“Every time you borrow money, you’re robbing your future self.” -Nathan W. Morris
Reality Set In
A few months later, and after making those payments to the credit cards, I realized I didn’t really pay off my debt, I only transferred it. So rather than getting my paycheck and making $200 worth of payments to the credit cards, my paycheck was just $200 less than what I was used to. And now, since I am locked in to the loan re-payment term, I can’t even make additional payments if I wanted to! I’m stuck!
Ok, ok, so yes, with the 401k loans I am no longer paying interest to a creditor. In the long run, is it really worth it? My answer is no…and here is why. 1) Since the debt was only transferred, I didn’t really learn my lesson about using credit cards. This will certainly not help me in the future. 2) Now I get to see those repayment deductions on my paystub until the darn thing is paid off. (Oh and I cannot make any extra payments when I have money I can throw at it). 3) The growth rate of my 401k is now lower since my balance is lower. This may not seem like a big deal, but it certainly is.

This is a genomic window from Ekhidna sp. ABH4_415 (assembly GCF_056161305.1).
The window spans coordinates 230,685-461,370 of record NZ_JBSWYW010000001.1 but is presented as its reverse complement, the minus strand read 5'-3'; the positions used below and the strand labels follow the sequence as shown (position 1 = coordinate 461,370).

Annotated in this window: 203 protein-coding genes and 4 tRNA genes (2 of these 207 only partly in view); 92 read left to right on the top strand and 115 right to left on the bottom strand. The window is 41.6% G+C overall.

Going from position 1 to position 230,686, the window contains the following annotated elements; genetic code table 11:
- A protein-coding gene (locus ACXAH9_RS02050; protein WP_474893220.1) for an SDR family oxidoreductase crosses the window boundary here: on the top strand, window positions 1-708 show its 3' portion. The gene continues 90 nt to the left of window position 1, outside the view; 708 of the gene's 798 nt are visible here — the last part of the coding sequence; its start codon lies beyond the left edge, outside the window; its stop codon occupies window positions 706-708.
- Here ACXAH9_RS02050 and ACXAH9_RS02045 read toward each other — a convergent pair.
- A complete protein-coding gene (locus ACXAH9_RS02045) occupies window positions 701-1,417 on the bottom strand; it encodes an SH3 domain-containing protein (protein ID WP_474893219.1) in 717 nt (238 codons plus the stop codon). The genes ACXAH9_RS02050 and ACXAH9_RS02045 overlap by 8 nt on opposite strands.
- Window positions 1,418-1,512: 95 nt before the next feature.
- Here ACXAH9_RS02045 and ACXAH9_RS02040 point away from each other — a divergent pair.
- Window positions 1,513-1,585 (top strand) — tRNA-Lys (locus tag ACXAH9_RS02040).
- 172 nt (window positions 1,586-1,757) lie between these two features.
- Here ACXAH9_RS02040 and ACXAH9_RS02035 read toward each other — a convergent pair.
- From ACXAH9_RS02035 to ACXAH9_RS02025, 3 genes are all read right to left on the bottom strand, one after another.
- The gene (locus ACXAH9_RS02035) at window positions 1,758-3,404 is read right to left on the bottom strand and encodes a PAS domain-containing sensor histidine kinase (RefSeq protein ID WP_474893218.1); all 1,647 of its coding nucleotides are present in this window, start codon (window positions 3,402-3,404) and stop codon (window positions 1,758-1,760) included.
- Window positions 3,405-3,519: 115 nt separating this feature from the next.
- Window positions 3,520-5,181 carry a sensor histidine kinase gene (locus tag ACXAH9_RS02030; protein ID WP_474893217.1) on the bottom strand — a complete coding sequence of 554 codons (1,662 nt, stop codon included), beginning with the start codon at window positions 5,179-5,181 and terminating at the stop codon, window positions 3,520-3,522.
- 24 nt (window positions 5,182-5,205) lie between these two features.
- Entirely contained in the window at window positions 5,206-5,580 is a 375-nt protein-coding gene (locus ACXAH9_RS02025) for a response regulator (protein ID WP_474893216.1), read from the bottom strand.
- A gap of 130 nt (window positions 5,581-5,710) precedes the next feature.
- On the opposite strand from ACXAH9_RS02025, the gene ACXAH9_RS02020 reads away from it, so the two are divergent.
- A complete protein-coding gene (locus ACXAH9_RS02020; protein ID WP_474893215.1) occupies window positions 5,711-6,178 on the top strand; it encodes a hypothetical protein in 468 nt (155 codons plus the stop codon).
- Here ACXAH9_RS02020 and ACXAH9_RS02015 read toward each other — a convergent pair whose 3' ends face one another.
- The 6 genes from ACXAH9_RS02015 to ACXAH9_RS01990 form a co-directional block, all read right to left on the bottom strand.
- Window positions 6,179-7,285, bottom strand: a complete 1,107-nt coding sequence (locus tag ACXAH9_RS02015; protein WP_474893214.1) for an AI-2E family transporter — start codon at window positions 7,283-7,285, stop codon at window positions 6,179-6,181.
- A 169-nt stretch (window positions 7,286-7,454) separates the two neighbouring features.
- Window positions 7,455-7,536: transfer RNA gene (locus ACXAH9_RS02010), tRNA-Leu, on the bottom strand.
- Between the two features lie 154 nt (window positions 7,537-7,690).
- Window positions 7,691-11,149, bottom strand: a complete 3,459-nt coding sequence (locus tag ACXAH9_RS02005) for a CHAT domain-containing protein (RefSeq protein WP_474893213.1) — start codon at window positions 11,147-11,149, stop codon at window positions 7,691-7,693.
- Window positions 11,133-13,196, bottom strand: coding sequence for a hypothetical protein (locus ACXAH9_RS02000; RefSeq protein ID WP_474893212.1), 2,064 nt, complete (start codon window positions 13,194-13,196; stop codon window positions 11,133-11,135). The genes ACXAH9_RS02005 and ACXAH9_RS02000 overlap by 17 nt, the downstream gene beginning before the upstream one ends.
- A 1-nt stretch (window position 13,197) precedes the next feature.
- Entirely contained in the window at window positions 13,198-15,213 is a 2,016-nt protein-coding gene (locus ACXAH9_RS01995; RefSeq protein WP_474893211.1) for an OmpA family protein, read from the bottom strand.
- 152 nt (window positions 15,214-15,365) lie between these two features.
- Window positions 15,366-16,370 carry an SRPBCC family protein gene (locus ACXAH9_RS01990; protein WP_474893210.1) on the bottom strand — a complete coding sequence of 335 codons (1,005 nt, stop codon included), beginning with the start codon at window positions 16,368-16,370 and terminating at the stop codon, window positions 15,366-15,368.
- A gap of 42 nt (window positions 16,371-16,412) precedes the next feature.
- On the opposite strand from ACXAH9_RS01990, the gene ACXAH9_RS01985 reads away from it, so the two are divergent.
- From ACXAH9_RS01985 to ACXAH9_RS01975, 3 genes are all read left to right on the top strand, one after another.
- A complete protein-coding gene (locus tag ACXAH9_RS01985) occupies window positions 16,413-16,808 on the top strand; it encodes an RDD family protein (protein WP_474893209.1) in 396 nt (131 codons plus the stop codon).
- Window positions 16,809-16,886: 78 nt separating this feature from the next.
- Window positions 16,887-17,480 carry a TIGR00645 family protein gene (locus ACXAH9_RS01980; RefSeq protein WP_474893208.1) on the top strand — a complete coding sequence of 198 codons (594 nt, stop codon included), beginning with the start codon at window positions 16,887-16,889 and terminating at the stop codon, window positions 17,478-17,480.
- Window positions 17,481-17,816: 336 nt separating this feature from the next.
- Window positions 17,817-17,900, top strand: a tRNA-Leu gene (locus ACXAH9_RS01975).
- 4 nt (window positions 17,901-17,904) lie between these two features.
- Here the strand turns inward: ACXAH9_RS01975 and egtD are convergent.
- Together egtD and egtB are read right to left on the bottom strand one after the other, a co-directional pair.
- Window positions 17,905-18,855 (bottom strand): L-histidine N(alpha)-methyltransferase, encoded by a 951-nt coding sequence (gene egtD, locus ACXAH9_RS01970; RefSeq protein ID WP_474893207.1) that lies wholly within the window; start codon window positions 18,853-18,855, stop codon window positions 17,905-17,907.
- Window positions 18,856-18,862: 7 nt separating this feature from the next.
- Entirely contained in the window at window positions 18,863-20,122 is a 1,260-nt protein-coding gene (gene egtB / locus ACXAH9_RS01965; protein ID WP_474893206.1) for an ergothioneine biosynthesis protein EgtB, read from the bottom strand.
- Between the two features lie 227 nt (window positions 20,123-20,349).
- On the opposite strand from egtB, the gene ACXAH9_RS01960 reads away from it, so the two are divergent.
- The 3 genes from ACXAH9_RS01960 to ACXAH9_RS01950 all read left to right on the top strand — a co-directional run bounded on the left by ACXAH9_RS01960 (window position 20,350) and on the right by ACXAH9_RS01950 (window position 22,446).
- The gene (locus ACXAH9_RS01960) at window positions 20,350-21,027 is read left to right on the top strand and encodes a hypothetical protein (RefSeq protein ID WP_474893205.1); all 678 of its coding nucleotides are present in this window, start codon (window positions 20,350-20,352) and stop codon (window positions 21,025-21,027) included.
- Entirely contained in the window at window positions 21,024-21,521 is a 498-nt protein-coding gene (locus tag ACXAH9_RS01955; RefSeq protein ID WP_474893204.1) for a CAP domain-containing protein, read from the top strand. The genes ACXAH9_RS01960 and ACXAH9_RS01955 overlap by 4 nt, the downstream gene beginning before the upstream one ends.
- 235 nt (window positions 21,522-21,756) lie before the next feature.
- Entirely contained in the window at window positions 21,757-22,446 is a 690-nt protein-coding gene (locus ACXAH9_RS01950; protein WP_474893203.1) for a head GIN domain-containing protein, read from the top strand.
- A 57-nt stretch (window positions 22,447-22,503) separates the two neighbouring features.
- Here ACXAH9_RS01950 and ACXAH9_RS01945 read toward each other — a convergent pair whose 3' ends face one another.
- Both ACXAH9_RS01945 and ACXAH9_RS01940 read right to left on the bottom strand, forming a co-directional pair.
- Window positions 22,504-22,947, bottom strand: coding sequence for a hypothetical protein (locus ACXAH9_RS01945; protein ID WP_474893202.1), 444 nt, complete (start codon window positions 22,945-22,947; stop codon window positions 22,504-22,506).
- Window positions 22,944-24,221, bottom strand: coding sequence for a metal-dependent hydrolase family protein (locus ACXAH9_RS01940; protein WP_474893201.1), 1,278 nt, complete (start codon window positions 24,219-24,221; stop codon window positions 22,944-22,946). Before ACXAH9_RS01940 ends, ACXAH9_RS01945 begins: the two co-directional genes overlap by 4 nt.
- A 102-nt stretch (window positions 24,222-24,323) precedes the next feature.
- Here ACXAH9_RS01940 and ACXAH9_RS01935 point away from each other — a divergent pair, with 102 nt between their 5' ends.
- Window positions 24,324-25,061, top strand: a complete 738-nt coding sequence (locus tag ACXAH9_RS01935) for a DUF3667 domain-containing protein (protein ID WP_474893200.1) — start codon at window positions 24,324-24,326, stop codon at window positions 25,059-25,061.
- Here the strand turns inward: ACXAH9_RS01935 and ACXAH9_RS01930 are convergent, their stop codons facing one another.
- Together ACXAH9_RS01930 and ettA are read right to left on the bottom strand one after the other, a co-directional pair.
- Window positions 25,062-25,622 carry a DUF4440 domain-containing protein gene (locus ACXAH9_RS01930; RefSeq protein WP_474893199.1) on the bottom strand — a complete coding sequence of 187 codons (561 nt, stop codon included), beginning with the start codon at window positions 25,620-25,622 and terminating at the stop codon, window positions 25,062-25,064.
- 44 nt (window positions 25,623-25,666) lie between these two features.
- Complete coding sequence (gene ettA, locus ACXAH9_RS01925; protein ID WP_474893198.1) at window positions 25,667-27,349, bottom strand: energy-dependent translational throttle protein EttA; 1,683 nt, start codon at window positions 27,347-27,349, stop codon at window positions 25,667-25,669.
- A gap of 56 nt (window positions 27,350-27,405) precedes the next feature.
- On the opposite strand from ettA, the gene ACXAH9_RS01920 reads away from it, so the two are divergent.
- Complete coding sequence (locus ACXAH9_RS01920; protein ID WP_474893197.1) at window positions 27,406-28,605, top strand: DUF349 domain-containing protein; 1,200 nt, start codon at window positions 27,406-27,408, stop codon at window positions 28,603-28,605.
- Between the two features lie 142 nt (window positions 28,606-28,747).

Here is an example of what a 401k loan may cost you on a 5-year loan (these are made up numbers). Let’s say you take out a $10,000 loan from your 401k. There is a one-time fee of $50, which is paid to the investment company. Additionally, you will have interest on the loan; let’s just say 4.5%. You may be thinking, “Well, on a 401k loan, the interest you pay goes back to yourself”. This is certainly true, but it can still have negative results. The reason for this is because that $10,000 you took out is not growing at the rate of the mutual fund. So if before the loan you are the essentially losing $450 or more per year. (This is using simple math, but the actual amount lost would be higher due to compound interest and growth).
My lesson here is please do not take on debt to pay off debt. With investments like a 401k, you are not borrowing from yourself, you are robbing from your future. Don’t make the mistake I made. I know it’s rough and may seem like an easy way out, but in the long run, you will see greater growth in your 401k and you will have developed a greater respect for your own money.
Have you ever taken a 401K loan? What are your thoughts on it? Did you have any regrets? Let me know in the comments below.